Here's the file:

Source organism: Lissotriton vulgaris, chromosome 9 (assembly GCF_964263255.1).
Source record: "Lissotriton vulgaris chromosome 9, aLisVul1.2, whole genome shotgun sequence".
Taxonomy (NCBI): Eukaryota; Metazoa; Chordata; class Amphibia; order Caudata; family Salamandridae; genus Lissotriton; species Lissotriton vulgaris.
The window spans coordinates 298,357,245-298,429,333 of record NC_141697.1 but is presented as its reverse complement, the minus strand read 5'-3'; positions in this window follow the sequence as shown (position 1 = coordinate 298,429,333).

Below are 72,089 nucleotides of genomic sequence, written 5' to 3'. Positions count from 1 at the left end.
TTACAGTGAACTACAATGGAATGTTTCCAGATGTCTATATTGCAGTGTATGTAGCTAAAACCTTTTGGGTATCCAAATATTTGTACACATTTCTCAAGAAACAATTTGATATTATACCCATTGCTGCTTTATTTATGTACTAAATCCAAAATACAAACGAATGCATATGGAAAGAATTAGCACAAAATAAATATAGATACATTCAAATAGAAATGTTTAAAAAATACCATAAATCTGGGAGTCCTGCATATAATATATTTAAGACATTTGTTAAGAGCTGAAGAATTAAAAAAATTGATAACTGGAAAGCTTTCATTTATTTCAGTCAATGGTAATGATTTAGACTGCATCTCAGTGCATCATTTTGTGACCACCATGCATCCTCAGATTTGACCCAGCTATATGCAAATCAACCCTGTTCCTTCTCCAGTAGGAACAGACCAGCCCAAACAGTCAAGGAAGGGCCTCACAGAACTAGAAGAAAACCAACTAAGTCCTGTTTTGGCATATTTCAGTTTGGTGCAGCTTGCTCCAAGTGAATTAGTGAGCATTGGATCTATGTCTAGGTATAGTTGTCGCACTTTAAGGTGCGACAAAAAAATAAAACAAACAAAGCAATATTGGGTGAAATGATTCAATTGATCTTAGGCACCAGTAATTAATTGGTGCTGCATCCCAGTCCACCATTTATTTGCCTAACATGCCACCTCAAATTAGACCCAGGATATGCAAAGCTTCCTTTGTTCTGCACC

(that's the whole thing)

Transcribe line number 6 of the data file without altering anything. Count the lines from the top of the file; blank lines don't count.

TTACAGTGAACTACAATGGAATGTTTCCAGATGTCTATATTGCAGTGTATGTAGCTAAAACCTTTTGGGTATCCAAATATTTGTACACATTTCTCAAGAAACAATTTGATATTATACCCATTGCTGCTTTATTTATGTACTAAATCCAAAATACAAACGAATGCATATGGAAAGAATTAGCACAAAATAAATATAGATACATTCAAATAGAAATGTTTAAAAAATACCATAAATCTGGGAGTCCTGCATATAATATATTTAAGACATTTGTTAAGAGCTGAAGAATTAAAAAAATTGATAACTGGAAAGCTTTCATTTATTTCAGTCAATGGTAATGATTTAGACTGCATCTCAGTGCATCATTTTGTGACCACCATGCATCCTCAGATTTGACCCAGCTATATGCAAATCAACCCTGTTCCTTCTCCAGTAGGAACAGACCAGCCCAAACAGTCAAGGAAGGGCCTCACAGAACTAGAAGAAAACCAACTAAGTCCTGTTTTGGCATATTTCAGTTTGGTGCAGCTTGCTCCAAGTGAATTAGTGAGCATTGGATCTATGTCTAGGTATAGTTGTCGCACTTTAAGGTGCGACAAAAAAATAAAACAAACAAAGCAATATTGGGTGAAATGATTCAATTGATCTTAGGCACCAGTAATTAATTGGTGCTGCATCCCAGTCCACCATTTATTTGCCTAACATGCCACCTCAAATTAGACCCAGGATATGCAAAGCTTCCTTTGTTCTGCACC